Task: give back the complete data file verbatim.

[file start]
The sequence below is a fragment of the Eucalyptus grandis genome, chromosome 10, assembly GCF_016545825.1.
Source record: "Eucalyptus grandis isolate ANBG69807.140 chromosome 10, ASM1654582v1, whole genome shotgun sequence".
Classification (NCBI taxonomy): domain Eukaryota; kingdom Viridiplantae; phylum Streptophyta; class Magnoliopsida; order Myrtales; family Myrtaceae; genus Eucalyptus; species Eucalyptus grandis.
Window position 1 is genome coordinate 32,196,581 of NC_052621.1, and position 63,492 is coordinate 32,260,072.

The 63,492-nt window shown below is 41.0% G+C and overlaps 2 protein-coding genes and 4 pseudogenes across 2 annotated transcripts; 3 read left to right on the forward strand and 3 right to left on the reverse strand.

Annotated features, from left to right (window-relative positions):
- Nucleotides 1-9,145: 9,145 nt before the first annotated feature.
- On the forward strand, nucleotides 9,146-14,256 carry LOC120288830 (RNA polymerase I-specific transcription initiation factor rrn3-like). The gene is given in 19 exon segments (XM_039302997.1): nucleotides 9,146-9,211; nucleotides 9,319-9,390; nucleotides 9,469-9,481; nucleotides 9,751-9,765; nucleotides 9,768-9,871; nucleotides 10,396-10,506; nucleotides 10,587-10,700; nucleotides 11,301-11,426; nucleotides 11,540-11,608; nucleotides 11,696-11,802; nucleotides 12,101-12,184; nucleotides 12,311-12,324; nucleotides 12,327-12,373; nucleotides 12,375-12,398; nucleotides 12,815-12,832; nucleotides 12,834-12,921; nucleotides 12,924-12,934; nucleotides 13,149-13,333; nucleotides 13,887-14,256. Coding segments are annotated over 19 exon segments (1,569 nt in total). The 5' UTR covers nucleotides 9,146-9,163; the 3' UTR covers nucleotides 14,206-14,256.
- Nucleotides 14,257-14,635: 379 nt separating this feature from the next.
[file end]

The sequence below is a fragment of the Eucalyptus grandis genome, chromosome 10, assembly GCF_016545825.1.
Source record: "Eucalyptus grandis isolate ANBG69807.140 chromosome 10, ASM1654582v1, whole genome shotgun sequence".
Classification (NCBI taxonomy): domain Eukaryota; kingdom Viridiplantae; phylum Streptophyta; class Magnoliopsida; order Myrtales; family Myrtaceae; genus Eucalyptus; species Eucalyptus grandis.
Window position 1 is genome coordinate 32,196,581 of NC_052621.1, and position 63,492 is coordinate 32,260,072.

The 63,492-nt window shown below is 41.0% G+C and overlaps 2 protein-coding genes and 4 pseudogenes across 2 annotated transcripts; 3 read left to right on the forward strand and 3 right to left on the reverse strand.

Annotated features, from left to right (window-relative positions):
- Nucleotides 1-9,145: 9,145 nt before the first annotated feature.
- On the forward strand, nucleotides 9,146-14,256 carry LOC120288830 (RNA polymerase I-specific transcription initiation factor rrn3-like). The gene is given in 19 exon segments (XM_039302997.1): nucleotides 9,146-9,211; nucleotides 9,319-9,390; nucleotides 9,469-9,481; nucleotides 9,751-9,765; nucleotides 9,768-9,871; nucleotides 10,396-10,506; nucleotides 10,587-10,700; nucleotides 11,301-11,426; nucleotides 11,540-11,608; nucleotides 11,696-11,802; nucleotides 12,101-12,184; nucleotides 12,311-12,324; nucleotides 12,327-12,373; nucleotides 12,375-12,398; nucleotides 12,815-12,832; nucleotides 12,834-12,921; nucleotides 12,924-12,934; nucleotides 13,149-13,333; nucleotides 13,887-14,256. Coding segments are annotated over 19 exon segments (1,569 nt in total). The 5' UTR covers nucleotides 9,146-9,163; the 3' UTR covers nucleotides 14,206-14,256.
- Nucleotides 14,257-14,635: 379 nt separating this feature from the next.